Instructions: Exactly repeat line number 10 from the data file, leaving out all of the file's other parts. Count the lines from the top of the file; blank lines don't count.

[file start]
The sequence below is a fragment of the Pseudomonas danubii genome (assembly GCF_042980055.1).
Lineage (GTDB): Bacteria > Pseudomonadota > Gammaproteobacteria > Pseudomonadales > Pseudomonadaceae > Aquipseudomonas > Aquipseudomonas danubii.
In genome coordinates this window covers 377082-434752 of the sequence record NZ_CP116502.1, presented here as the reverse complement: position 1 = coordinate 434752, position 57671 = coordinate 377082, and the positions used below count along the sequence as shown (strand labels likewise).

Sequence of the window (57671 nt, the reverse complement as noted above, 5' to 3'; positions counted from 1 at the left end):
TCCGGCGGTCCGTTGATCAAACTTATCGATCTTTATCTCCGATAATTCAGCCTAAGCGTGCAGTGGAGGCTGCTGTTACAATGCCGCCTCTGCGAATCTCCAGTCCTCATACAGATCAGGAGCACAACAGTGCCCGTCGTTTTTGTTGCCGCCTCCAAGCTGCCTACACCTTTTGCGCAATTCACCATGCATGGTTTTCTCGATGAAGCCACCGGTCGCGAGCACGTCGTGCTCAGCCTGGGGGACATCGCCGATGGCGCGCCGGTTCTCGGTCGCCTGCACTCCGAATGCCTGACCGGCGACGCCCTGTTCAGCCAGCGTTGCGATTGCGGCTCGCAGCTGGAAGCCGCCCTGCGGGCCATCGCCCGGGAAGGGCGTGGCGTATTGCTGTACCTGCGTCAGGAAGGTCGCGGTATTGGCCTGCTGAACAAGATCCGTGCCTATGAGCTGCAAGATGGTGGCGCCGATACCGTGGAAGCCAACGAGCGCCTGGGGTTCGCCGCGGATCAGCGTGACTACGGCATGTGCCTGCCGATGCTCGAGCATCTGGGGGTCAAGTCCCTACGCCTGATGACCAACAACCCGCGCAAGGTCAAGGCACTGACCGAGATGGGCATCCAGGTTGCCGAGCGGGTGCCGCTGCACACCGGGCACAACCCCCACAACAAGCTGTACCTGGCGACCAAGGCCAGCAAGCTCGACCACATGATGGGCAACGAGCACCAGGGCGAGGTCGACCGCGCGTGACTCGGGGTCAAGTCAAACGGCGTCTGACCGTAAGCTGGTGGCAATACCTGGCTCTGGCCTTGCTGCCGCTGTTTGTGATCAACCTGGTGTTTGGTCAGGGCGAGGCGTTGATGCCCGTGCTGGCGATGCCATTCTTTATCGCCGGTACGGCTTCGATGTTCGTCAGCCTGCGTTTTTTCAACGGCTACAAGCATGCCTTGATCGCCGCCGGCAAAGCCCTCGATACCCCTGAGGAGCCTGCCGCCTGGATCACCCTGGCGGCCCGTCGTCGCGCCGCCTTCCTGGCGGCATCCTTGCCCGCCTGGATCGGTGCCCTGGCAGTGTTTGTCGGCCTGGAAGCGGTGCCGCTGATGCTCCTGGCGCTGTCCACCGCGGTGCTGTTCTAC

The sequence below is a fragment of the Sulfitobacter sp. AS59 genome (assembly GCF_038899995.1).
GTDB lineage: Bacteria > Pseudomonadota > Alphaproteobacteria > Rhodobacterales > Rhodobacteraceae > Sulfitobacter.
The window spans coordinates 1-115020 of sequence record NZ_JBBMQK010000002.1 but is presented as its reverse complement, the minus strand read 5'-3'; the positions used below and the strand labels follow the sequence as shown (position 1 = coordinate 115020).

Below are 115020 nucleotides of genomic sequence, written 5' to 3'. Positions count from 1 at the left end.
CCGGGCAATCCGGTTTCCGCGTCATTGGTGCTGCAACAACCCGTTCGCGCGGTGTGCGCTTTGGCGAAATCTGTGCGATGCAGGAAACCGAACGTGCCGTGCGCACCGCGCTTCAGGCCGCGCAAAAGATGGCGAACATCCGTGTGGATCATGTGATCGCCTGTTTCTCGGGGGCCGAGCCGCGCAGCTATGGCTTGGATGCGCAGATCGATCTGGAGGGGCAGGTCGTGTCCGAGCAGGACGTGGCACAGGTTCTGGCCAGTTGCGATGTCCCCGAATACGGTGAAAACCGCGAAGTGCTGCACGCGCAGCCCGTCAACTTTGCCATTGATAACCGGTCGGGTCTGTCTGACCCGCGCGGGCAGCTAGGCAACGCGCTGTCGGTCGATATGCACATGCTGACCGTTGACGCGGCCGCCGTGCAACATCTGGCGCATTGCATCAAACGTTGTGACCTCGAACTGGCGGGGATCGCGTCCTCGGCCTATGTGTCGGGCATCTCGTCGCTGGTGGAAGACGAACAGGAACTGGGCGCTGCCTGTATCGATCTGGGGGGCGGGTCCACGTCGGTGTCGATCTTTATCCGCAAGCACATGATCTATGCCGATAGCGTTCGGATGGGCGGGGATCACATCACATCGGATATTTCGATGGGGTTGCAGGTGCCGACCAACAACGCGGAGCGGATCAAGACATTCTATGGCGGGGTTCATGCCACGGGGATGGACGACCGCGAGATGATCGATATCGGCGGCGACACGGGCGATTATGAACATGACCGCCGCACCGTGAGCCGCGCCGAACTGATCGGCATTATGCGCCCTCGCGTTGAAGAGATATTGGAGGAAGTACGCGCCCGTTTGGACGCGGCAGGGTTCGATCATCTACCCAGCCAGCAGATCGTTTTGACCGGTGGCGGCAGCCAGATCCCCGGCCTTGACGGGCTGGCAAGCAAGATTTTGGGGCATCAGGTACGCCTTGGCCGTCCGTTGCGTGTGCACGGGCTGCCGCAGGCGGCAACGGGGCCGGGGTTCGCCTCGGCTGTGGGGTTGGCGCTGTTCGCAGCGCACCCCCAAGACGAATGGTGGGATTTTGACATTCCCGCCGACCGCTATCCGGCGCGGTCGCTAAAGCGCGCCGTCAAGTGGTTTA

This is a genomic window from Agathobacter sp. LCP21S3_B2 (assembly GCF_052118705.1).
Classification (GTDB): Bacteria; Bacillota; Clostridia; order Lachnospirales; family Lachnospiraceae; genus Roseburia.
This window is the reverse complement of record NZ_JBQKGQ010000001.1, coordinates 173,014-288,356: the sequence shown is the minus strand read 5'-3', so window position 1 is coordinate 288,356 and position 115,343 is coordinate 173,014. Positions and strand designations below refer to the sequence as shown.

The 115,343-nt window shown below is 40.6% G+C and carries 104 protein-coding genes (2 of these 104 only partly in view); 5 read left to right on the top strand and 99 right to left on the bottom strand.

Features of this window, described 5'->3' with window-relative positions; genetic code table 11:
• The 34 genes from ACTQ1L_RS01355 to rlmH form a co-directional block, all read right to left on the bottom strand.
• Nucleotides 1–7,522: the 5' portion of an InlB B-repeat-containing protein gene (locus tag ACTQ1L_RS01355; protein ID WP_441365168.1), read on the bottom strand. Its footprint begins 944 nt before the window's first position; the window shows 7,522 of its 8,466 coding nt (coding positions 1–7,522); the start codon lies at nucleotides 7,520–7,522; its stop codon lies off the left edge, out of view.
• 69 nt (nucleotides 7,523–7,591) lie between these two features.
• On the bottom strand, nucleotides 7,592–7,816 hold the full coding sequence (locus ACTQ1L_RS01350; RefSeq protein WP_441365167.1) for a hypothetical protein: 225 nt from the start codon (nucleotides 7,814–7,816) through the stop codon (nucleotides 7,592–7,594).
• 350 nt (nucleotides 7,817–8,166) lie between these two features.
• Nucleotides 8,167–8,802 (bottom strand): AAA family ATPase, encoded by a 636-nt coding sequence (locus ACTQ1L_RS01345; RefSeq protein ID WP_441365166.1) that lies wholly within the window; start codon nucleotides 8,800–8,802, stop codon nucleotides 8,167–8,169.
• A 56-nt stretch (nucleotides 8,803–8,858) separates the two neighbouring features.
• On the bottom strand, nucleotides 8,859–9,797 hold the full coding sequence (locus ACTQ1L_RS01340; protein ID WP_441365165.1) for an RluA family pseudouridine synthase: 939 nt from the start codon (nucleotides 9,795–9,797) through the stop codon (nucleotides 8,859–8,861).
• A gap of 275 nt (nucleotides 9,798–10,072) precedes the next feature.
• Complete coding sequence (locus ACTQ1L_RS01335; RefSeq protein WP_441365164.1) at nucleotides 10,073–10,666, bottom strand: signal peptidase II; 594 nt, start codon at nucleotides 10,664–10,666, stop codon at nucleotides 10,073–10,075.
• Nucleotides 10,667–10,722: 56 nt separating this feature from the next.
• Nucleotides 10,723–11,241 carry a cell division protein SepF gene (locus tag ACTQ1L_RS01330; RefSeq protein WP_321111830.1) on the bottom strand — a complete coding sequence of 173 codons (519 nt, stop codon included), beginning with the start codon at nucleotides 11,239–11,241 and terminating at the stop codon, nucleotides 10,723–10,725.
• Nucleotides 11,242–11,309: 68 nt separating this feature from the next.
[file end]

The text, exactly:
CCGGGCAATCCGGTTTCCGCGTCATTGGTGCTGCAACAACCCGTTCGCGCGGTGTGCGCTTTGGCGAAATCTGTGCGATGCAGGAAACCGAACGTGCCGTGCGCACCGCGCTTCAGGCCGCGCAAAAGATGGCGAACATCCGTGTGGATCATGTGATCGCCTGTTTCTCGGGGGCCGAGCCGCGCAGCTATGGCTTGGATGCGCAGATCGATCTGGAGGGGCAGGTCGTGTCCGAGCAGGACGTGGCACAGGTTCTGGCCAGTTGCGATGTCCCCGAATACGGTGAAAACCGCGAAGTGCTGCACGCGCAGCCCGTCAACTTTGCCATTGATAACCGGTCGGGTCTGTCTGACCCGCGCGGGCAGCTAGGCAACGCGCTGTCGGTCGATATGCACATGCTGACCGTTGACGCGGCCGCCGTGCAACATCTGGCGCATTGCATCAAACGTTGTGACCTCGAACTGGCGGGGATCGCGTCCTCGGCCTATGTGTCGGGCATCTCGTCGCTGGTGGAAGACGAACAGGAACTGGGCGCTGCCTGTATCGATCTGGGGGGCGGGTCCACGTCGGTGTCGATCTTTATCCGCAAGCACATGATCTATGCCGATAGCGTTCGGATGGGCGGGGATCACATCACATCGGATATTTCGATGGGGTTGCAGGTGCCGACCAACAACGCGGAGCGGATCAAGACATTCTATGGCGGGGTTCATGCCACGGGGATGGACGACCGCGAGATGATCGATATCGGCGGCGACACGGGCGATTATGAACATGACCGCCGCACCGTGAGCCGCGCCGAACTGATCGGCATTATGCGCCCTCGCGTTGAAGAGATATTGGAGGAAGTACGCGCCCGTTTGGACGCGGCAGGGTTCGATCATCTACCCAGCCAGCAGATCGTTTTGACCGGTGGCGGCAGCCAGATCCCCGGCCTTGACGGGCTGGCAAGCAAGATTTTGGGGCATCAGGTACGCCTTGGCCGTCCGTTGCGTGTGCACGGGCTGCCGCAGGCGGCAACGGGGCCGGGGTTCGCCTCGGCTGTGGGGTTGGCGCTGTTCGCAGCGCACCCCCAAGACGAATGGTGGGATTTTGACATTCCCGCCGACCGCTATCCGGCGCGGTCGCTAAAGCGCGCCGTCAAGTGGTTTA